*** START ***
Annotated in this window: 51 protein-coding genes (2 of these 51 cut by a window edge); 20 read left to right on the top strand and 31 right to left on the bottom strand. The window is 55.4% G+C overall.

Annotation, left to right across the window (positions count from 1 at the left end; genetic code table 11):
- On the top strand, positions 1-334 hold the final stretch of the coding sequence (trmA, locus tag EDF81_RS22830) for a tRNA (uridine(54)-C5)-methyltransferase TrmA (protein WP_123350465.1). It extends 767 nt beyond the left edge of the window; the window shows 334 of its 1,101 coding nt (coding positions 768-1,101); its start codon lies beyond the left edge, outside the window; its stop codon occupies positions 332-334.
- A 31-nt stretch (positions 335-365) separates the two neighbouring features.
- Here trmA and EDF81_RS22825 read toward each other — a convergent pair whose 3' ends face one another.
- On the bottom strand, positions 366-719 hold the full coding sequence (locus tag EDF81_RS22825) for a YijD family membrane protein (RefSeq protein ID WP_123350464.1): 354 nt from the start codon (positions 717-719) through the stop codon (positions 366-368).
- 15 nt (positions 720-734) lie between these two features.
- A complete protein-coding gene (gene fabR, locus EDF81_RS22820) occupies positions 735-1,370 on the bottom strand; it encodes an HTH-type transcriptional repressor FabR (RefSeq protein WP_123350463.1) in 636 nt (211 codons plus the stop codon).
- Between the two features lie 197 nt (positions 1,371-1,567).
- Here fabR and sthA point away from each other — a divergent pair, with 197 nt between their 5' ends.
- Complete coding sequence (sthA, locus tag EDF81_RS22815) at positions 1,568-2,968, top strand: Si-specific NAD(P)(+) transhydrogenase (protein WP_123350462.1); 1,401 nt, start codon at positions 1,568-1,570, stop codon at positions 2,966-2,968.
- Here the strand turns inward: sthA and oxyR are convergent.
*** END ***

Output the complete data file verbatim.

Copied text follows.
Annotated in this window: 51 protein-coding genes (2 of these 51 cut by a window edge); 20 read left to right on the top strand and 31 right to left on the bottom strand. The window is 55.4% G+C overall.

Annotation, left to right across the window (positions count from 1 at the left end; genetic code table 11):
- On the top strand, positions 1-334 hold the final stretch of the coding sequence (trmA, locus tag EDF81_RS22830) for a tRNA (uridine(54)-C5)-methyltransferase TrmA (protein WP_123350465.1). It extends 767 nt beyond the left edge of the window; the window shows 334 of its 1,101 coding nt (coding positions 768-1,101); its start codon lies beyond the left edge, outside the window; its stop codon occupies positions 332-334.
- A 31-nt stretch (positions 335-365) separates the two neighbouring features.
- Here trmA and EDF81_RS22825 read toward each other — a convergent pair whose 3' ends face one another.
- On the bottom strand, positions 366-719 hold the full coding sequence (locus tag EDF81_RS22825) for a YijD family membrane protein (RefSeq protein ID WP_123350464.1): 354 nt from the start codon (positions 717-719) through the stop codon (positions 366-368).
- 15 nt (positions 720-734) lie between these two features.
- A complete protein-coding gene (gene fabR, locus EDF81_RS22820) occupies positions 735-1,370 on the bottom strand; it encodes an HTH-type transcriptional repressor FabR (RefSeq protein WP_123350463.1) in 636 nt (211 codons plus the stop codon).
- Between the two features lie 197 nt (positions 1,371-1,567).
- Here fabR and sthA point away from each other — a divergent pair, with 197 nt between their 5' ends.
- Complete coding sequence (sthA, locus tag EDF81_RS22815) at positions 1,568-2,968, top strand: Si-specific NAD(P)(+) transhydrogenase (protein WP_123350462.1); 1,401 nt, start codon at positions 1,568-1,570, stop codon at positions 2,966-2,968.
- Here the strand turns inward: sthA and oxyR are convergent.